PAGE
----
• Holding an awareness that media shapes society and, in response, choosing to address issues and events through a lens that is more positive or solution-focused than a traditional negative approach. Constructive journalism is based on looking at a ‘wellbeing model’ of the world, rather than a ‘disease model’ – identifying possibilities, growth and strengths, not only focusing on difficulty and loss.

  • We define constructive journalism as: rigorous, compelling reporting that empowers audiences to respond constructively, presenting a fuller picture of truth while upholding journalism’s core functions and ethics.

  • Yes. It is independent journalism, with high societal value. Constructive journalism is not ‘fluffy’, and is not advocacy journalism.

    Constructive journalism is critical, but with a constructive rather than a negative mindset. It can hold power to account in an additional way by fostering conversation, collaboration, consensus building and challenging power to be proactive in providing solutions. It also illuminates how not only those in power are having, or can have, an impact.

    Constructive journalism strengthens journalism’s commitment to the truth, by helping provide a fuller picture of reality, and it strengthens journalism’s ethic of minimising harm by reporting in a way that is more conscious of how information might impact individuals and society.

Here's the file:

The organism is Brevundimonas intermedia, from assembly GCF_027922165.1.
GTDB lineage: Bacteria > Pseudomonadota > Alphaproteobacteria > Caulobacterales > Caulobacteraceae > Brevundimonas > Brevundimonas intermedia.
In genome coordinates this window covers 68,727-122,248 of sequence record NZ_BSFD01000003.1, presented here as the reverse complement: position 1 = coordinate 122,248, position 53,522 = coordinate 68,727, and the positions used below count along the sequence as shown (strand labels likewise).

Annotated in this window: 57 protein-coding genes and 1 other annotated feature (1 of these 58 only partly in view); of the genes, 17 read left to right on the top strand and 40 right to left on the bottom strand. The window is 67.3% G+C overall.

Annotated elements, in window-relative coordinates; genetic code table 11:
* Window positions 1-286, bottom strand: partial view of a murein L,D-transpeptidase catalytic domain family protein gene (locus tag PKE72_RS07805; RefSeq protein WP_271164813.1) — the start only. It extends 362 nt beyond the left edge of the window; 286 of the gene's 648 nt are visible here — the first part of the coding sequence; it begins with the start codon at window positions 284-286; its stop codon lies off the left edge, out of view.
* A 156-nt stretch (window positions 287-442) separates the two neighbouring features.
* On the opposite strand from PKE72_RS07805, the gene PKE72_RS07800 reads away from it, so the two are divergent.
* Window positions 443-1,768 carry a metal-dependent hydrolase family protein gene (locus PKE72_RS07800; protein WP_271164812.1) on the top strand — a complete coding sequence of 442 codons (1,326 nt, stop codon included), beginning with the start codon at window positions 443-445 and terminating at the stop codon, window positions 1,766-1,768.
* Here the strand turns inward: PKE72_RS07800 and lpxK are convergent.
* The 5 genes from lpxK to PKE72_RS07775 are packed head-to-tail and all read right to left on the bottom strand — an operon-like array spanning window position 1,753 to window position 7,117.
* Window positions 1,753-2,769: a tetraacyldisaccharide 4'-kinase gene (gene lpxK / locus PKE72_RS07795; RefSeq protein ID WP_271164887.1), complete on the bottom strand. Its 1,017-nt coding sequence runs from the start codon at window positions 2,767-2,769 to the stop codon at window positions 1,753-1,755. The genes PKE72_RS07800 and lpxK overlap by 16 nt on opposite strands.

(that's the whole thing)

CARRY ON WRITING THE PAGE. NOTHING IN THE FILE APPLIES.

• No. Constructive journalism is an approach; it is more about how we report – whatever it is we’re reporting on – rather than what we report.

  • We believe there is currently a negativity bias in journalism. Constructive journalism is about stepping back from the assumption that journalism has to be negative in order to be quality and effective. With a basis in empirical research, constructive journalism is about developing a balanced approach that is more conducive to creating a flourishing society.

  • No. Constructive journalism is an approach that is applicable to different types of reporting and to diverse subject matter. It is part of a wider ecosystem of methods within journalism where the most appropriate mode of reporting will depend on the particular issue at hand.

  • Yes. Constructive journalism is being informed by a growing body of research. A small overview can be found here. If you know of any other interesting academic studies we should list, please contact us.

  • A growing number of media outlets worldwide – from small grassroots organisations to global newsrooms – are practicing constructive journalism. Our friends at the Solutions Journalism Network in the USA maintain a rich storytracker database showcasing best practice. In the UK, Positive News (run by Constructive Journalism Project co-founder Seán Dagan Wood) is dedicated to journalism about progress and possibility. The organisation is set up as pioneering media co-operative, owned by readers globally and is the longest-established brand of its kind.

  • Our aim is to make information about constructive journalism available to as many people as possible. We are relying on volunteers to help us translate materials. Currently, we have a summary available in Italian. If you are interested in helping us translate materials into other languages, we’d love to hear from you.